Meals on the Grand Princess ship reportedly aren’t quite being enjoyed family-style, one passenger has claimed. The Princess Cruises traveler alleges that although guests are being served “rotten and terrible” fare, people “have to fight for it.”
The Grand Princess itself has been held off the coast of Northern California since Thursday due to the COVID-19 outbreak, which has infected 19 crew members and two passengers among its 3,500 people on board.
A Feb. 11 photo of the Grand Princess cruise ship passing the Golden Gate Bridge as it arrived in San Francisco from Hawaii. (Scott Strazzante/San Francisco Chronicle via AP)
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When guests are finally allowed to go ashore in the Port of Oakland starting Monday, they will likely be craving a good meal, passenger Margret Bartlett claims.
“The food is rotten and terrible and we have to fight for it. It is not good enough,” the 77-year-old woman from the U.K. told the BBC.
A spokesperson for Princess Cruises was not immediately available to offer further comment regarding the meals currently being provided to passengers on the Grand Princess ship.
In general, Bartlett described the turn of events as “depressing,” as the passengers on board have been mostly isolated in their cabins since March 5, per The Associated Press.
In this image from video, provided by the California National Guard, a helicopter carrying airmen with the 129th Rescue Wing flies over the Grand Princess cruise ship off the coast of California on March 5. (California National Guard via AP)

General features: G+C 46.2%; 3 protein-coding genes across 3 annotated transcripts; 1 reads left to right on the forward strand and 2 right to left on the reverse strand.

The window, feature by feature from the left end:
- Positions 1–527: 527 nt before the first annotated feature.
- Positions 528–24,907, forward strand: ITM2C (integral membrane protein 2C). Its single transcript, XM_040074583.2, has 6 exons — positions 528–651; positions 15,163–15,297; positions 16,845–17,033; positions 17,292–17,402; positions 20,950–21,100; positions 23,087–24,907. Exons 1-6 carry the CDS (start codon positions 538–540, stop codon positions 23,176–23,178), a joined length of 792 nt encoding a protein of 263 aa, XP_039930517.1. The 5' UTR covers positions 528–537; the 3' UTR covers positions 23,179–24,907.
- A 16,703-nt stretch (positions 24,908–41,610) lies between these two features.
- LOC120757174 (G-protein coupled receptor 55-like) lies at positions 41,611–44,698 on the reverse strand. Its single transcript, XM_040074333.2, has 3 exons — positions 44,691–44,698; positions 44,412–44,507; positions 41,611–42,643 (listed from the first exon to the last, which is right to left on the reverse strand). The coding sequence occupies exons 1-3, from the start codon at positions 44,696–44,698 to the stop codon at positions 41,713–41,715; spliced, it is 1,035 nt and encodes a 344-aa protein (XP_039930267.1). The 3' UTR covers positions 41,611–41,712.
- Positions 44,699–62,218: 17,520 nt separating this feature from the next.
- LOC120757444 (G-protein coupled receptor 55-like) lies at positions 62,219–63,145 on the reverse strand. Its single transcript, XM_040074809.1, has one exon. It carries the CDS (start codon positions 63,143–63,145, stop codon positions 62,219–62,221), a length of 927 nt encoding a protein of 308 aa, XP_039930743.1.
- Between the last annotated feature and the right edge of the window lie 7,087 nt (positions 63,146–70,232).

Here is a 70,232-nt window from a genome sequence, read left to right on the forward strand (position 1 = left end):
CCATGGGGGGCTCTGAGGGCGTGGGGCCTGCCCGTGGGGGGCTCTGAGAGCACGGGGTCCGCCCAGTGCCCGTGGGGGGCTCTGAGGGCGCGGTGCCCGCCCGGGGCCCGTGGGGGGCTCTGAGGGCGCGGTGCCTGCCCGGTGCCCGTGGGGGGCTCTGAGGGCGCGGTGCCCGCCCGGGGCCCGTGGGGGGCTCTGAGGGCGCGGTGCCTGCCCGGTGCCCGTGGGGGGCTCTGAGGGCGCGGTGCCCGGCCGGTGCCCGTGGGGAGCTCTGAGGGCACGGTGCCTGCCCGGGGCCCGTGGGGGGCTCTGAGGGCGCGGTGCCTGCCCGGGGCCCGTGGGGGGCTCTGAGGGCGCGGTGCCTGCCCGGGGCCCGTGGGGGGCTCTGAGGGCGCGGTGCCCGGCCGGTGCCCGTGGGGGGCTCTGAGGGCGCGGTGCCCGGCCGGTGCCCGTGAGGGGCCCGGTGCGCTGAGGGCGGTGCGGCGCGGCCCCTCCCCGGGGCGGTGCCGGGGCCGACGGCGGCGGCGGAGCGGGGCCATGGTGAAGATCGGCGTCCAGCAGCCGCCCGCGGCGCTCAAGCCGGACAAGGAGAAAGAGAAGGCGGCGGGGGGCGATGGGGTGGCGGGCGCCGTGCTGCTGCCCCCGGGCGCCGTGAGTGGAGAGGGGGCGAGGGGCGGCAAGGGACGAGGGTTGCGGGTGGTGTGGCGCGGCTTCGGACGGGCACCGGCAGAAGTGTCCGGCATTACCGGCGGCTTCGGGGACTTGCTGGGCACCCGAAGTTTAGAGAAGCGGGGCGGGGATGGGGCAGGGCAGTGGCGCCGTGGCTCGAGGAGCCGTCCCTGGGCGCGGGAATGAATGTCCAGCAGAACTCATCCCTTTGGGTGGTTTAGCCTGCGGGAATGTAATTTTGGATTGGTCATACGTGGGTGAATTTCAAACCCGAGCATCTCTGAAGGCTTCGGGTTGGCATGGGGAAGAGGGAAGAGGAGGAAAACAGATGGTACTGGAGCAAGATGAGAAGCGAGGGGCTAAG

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Last week, the Grand Princess canceled its final stop in Mexico en route to San Francisco from Hawaii after officials learned that a man who had been on the ship last month contracted the virus and died this week, The Mercury News of San Jose reported.
Passengers have been on the ship since Feb. 21, when they left California for Hawaii. The ship’s chief medical officer, Dr. Grant Tarling, said the company believed the man, who didn’t show any symptoms until he was on board, contracted the virus before boarding, per the outlet.
Looking ahead, American passengers on the Grand Princess will be transferred to military posts for quarantine and testing after debarkation.
A file image of the Grand Princess. The ship is currently being held offshore near San Francisco due to coronavirus concerns onboard. (Robert Cross/Chicago Tribune/Tribune News Service via Getty Images)
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Gov. Gavin Newsom said that the nearly 1,000 California residents on the ship will take priority, followed by non-California residents who are U.S. citizens, and then non-U.S. citizens.
Those who have tested positive for the virus will be sent directly to Golden State hospitals, officials said.
Newsom asked for patience, disclosing that the debarkation process could take two to three days.
Fox News’ Bradford Betz, Brie Stimson and the Associated Press contributed to this report.
Janine Puhak is an editor for Fox News Lifestyle. Follow her on Twitter at @JaninePuhak